One-hundred years ago, men customarily wrote each other letters, used words of affection for one another, and even slept in the same bed while travelling. No one would have even suggested anything by these actions but male friendship. In fact, in some churches, friends would publicly vow before the church to befriend one another. Now, however, most of these actions seem overly sexual and men avoid them. But in so doing, it seems that something has been lost, namely, the ability for intimate male friendship. David and Jonathan loved each other, hugged, and wept with each other. John laid upon the bosom of Jesus during the Last Supper. This is what friends did. Not so today.
Of course, the way in which we show friendship changes over time. I do not think we have to somehow go back to 18th century standards of friendship! Rather, here I want to discuss very briefly the effect of an overly-sexualized view of male affection. That is: men used to freely show love and kindness to one another because that is what friends did. Today, that openness seems utterly lost because it seems to mark a sexual advance.
The transition from what I call open male friendship to closed friendship seems tied to a larger movement that has come to see one’s identity as directly tied to one’s sexuality. To be human is to identify as a sexual being. The obvious candidate here is LGBTQ+, but it goes further than that. Many now make sure to identify in their social handles their pronouns. To be a straight-white male is now a familiar category. Every advertiser and TV program knows that sex sells. Love and sexual fulfillment play key roles in most pop culture, including its magazines, Instagram influencers, and music. Sex really does seem at the center of what it means to be human. So it seems entirely normal for people today to see male affection as sexual. It is baked into what we think humans are.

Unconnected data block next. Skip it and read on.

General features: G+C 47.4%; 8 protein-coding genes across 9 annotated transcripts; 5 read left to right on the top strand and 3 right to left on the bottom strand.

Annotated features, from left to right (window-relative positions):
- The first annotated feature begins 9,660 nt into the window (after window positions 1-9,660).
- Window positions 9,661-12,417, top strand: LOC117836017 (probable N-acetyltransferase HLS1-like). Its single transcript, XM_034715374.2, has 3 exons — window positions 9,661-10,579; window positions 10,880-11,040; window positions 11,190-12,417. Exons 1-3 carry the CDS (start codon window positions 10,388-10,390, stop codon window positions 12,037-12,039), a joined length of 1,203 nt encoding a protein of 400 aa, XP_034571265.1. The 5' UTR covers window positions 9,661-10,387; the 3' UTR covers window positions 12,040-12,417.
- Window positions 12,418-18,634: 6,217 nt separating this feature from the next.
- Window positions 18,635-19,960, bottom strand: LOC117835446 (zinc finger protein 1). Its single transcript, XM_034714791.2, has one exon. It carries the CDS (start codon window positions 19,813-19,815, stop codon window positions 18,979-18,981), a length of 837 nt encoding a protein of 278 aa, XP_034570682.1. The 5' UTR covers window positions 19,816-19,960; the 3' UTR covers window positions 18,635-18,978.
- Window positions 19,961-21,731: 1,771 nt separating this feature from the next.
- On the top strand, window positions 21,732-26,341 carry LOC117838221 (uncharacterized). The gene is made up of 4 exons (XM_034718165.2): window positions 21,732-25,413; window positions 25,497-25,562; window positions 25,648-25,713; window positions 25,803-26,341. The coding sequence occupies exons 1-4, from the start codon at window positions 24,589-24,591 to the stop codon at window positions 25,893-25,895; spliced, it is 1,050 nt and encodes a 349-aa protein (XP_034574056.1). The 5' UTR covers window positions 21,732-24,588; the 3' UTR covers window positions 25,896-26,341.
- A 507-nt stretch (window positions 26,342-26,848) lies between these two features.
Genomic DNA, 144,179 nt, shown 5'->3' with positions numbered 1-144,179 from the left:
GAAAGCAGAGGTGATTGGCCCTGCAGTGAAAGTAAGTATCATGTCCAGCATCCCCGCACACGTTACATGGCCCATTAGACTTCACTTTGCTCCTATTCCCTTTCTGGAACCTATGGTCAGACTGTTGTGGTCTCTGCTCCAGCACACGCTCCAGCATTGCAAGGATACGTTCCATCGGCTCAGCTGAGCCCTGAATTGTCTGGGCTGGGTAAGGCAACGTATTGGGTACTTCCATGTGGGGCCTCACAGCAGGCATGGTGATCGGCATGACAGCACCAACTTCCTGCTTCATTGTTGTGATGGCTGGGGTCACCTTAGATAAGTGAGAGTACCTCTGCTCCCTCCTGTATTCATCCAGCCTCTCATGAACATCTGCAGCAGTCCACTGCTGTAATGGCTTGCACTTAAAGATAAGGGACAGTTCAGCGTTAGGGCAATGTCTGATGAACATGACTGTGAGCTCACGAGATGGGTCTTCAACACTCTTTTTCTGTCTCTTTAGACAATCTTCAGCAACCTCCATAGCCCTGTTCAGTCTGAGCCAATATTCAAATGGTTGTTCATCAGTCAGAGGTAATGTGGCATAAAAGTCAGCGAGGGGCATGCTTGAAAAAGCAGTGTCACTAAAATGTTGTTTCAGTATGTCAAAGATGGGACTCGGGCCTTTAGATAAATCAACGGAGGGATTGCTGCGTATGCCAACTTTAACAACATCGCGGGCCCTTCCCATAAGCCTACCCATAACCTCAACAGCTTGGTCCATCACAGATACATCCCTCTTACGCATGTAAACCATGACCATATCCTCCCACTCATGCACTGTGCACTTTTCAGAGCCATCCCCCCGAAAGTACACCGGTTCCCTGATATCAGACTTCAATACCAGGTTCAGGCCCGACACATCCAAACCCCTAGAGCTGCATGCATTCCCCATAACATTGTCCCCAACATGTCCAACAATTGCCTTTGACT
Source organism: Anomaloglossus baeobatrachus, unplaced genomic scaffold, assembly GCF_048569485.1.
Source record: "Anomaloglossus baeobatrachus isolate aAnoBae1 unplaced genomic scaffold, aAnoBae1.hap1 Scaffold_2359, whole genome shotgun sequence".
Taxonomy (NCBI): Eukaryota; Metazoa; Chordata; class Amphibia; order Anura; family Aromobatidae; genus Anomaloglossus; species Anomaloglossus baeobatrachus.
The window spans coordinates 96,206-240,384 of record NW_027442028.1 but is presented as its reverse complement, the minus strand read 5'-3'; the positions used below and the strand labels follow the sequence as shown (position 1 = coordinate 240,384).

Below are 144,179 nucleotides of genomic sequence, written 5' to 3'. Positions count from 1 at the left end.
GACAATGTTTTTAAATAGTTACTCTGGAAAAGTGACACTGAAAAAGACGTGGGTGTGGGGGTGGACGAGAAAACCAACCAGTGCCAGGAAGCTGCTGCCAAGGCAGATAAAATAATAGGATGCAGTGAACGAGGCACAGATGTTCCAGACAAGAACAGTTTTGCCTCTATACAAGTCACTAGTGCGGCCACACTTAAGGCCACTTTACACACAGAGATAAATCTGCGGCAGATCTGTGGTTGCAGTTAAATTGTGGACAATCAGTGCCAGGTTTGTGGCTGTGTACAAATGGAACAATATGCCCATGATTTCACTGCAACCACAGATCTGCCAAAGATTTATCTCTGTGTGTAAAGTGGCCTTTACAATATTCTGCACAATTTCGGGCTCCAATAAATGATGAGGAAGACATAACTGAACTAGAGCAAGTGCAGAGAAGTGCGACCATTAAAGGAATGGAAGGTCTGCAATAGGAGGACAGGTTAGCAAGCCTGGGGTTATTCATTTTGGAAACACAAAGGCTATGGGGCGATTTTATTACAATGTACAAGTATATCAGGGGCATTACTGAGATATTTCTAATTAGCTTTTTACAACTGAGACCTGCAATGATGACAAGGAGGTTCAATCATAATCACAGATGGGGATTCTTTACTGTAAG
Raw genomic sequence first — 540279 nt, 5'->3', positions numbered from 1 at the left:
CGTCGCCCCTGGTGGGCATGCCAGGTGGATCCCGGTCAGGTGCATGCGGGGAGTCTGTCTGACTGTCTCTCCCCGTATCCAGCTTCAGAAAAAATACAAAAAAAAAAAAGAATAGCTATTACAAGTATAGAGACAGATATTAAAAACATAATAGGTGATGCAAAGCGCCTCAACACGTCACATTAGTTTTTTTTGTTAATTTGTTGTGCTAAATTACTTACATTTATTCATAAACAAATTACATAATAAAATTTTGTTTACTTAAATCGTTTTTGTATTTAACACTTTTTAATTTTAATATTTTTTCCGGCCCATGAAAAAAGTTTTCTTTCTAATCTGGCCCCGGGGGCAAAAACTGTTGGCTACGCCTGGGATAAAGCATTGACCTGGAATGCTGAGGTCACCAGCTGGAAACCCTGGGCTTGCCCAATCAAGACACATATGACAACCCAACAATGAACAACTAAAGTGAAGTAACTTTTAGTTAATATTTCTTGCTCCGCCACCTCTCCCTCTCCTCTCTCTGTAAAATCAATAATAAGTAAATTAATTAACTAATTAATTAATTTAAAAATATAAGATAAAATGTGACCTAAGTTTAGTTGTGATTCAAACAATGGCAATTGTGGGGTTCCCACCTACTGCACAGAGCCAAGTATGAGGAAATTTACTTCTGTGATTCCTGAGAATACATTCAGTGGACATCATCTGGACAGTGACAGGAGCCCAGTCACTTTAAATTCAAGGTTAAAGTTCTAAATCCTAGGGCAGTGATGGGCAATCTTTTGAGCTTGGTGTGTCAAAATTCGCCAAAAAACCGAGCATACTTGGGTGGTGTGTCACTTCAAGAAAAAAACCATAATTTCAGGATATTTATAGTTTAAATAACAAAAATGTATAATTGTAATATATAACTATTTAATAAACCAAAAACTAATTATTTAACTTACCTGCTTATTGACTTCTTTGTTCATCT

But with this change has also come a loss of male friendship—something which men everywhere will readily admit. Keeping close male friendships just seems hard. It is. Intimacy makes a bond, but we no longer have access to male intimacy because it seems sexual. We avoid it. We do not have strong bonds.
In place of intimate male friendship, we have attempted to create patterns of masculinity, I suspect, to fill the void. These rules of masculinity ban hugging, laying upon breasts, and kissing each other (with a holy kiss!). That is not masculine. It was fine for John, Jesus, David, and Jonathan. But not for us, I suppose. Mind you, I am okay with this ban. But then again: what have I, a male, lost? What sorts of friendships have not been available to me? What have I lost?
In place of friendship, we get the new rules for men to “bond.” We are tough, stoic, and sportsmanlike. Effusive words of tender love no longer have their place, since that is not masculine. But read any letters from friends in the 19th century and earlier. You will be shocked! It’s the kind of fodder that queer theorists love to exploit in an a-historical mode.
The masculine code today is all Macho Man Randy Savage, and it puts to death any so-called effeminate traits in men. But does a lack of masculinity really define the problem? What if it’s a lack of humanity? All the elimination of love, kindness, generosity of spirit, and words of tenderness that friends have historically shared—what if we lack those? What if that is the hole in our masculinity because it’s the hole in our humanity of which a male is part?
What have we lost? Much, I suspect.